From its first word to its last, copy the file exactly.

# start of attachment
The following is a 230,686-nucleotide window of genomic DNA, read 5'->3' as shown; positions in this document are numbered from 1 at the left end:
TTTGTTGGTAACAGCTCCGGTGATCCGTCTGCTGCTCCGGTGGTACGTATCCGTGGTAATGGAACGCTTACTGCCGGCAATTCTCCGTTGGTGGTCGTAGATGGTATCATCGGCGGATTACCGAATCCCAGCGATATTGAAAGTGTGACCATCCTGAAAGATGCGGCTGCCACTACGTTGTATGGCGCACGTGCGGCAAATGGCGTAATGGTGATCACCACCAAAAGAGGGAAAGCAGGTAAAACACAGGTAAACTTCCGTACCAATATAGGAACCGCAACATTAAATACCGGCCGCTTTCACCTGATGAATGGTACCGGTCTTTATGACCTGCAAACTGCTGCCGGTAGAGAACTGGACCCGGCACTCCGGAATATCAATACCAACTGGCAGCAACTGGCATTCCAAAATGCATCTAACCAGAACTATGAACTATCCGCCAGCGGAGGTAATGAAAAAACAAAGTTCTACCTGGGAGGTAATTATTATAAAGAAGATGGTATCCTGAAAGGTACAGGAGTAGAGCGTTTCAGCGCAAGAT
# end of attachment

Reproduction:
The following is a 230,686-nucleotide window of genomic DNA, read 5'->3' as shown; positions in this document are numbered from 1 at the left end:
TTTGTTGGTAACAGCTCCGGTGATCCGTCTGCTGCTCCGGTGGTACGTATCCGTGGTAATGGAACGCTTACTGCCGGCAATTCTCCGTTGGTGGTCGTAGATGGTATCATCGGCGGATTACCGAATCCCAGCGATATTGAAAGTGTGACCATCCTGAAAGATGCGGCTGCCACTACGTTGTATGGCGCACGTGCGGCAAATGGCGTAATGGTGATCACCACCAAAAGAGGGAAAGCAGGTAAAACACAGGTAAACTTCCGTACCAATATAGGAACCGCAACATTAAATACCGGCCGCTTTCACCTGATGAATGGTACCGGTCTTTATGACCTGCAAACTGCTGCCGGTAGAGAACTGGACCCGGCACTCCGGAATATCAATACCAACTGGCAGCAACTGGCATTCCAAAATGCATCTAACCAGAACTATGAACTATCCGCCAGCGGAGGTAATGAAAAAACAAAGTTCTACCTGGGAGGTAATTATTATAAAGAAGATGGTATCCTGAAAGGTACAGGAGTAGAGCGTTTCAGCGCAAGAT